I listened to the wind
and to the speaking leaves
And learned not a thing
but to pause and to breathe
Dear reader, thank you for your continued interest in my blog. I was in Zilker Park (Austin, Texas), taking a break from writing a more ambitious poem about weedwackers when I wrote those lines.
The prospect of writing poems about seemingly unpoetic subjects delights me immensely. Weedwackers and leaf-blowers would surely shatter the noonday reveries of Romantic poets, yet they fill me with nostalgia. Their hypnotic hum in the distance seems like the sleepy sound of summer itself, inseparable from the languorous, Floridian days of my youth. Weedwackers are “mechanical cicadas, biting not to eat” wielded by “invisible men, to keep teeming Nature neat.” (I’m still working on it.)
Poets should embrace the world in its entirety. You don’t need to cultivate a poetic mood to write poetry, you need to cultivate poetic eyesight.
When I see blackened blobs of dried gum in a parking lot, they inspire me to write. The Tao Te Ching has taught me that the world should not be divided into beautiful and ugly, or other dualisms. (There is only the Tao, the Way, the unity of all things – whatever that means.) Our minds, craving categorization and simplicity, fall prey to false opposites all the time: good and evil, us and them, right and wrong, etc.
Just as I occasionally find unlikely beauty in “ugliness,” I sometimes see ugliness in what traditionally is regarded as beautiful. For example, Nature inspires us with its beauty, but often I reflect on how brutal it is: a cycle of killing, eating, evading, surviving and mating. It’s as ruthless as capitalism. Nature relaxes you, but Nature is hardly relaxed. Nature is relentless struggle and death.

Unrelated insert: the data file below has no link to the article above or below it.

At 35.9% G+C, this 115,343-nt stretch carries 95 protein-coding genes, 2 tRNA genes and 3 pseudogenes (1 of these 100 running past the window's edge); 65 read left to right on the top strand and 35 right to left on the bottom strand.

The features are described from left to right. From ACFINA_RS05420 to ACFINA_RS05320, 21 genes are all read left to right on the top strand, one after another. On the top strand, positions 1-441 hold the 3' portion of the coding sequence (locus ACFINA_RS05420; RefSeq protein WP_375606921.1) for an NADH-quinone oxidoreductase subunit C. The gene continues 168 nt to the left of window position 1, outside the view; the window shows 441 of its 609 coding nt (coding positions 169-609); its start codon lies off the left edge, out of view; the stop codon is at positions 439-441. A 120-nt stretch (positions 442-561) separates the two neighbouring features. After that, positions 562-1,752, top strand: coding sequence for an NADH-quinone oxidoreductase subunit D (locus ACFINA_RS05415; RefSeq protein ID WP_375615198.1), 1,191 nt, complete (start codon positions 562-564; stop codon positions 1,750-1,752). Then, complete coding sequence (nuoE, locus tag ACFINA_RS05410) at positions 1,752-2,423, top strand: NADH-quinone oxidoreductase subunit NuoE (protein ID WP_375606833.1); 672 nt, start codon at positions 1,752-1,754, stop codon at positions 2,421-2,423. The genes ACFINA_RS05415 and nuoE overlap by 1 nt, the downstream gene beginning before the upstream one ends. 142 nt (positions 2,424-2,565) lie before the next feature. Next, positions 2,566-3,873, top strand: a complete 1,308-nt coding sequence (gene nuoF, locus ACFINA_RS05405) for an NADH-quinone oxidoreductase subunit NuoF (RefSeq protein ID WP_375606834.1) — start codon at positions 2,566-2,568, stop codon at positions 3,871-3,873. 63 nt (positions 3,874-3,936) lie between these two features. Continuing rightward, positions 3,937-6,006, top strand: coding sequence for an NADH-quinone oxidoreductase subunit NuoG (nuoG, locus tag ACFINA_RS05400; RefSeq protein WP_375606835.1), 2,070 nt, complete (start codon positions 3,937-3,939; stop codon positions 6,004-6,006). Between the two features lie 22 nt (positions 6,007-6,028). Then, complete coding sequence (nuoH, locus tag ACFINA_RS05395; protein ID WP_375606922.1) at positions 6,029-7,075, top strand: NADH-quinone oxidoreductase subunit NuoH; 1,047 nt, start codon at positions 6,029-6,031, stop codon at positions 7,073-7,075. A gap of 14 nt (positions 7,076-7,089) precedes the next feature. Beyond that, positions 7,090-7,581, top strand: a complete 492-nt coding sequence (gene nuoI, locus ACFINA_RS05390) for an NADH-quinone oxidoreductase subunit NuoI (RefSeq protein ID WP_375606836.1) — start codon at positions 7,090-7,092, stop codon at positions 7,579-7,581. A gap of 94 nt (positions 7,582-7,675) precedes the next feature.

Submitting everything we see to convenient labels, to approval or rejection, to celebration or complaint, is easy but unsubtle, and blunts the mind to true understanding. For example: Advertising is ugly. And flowers are beautiful, right? Yet consider that flowers merely serve as billboards for bees and other pollinators. Their beauty, to our eyes, is an accidental development. Nature has employed advertising for eons.
And beauty of course, is subjective and species specific. There is nothing more alluringly beautiful to the fly than the tantalizing scent of putrefying flesh.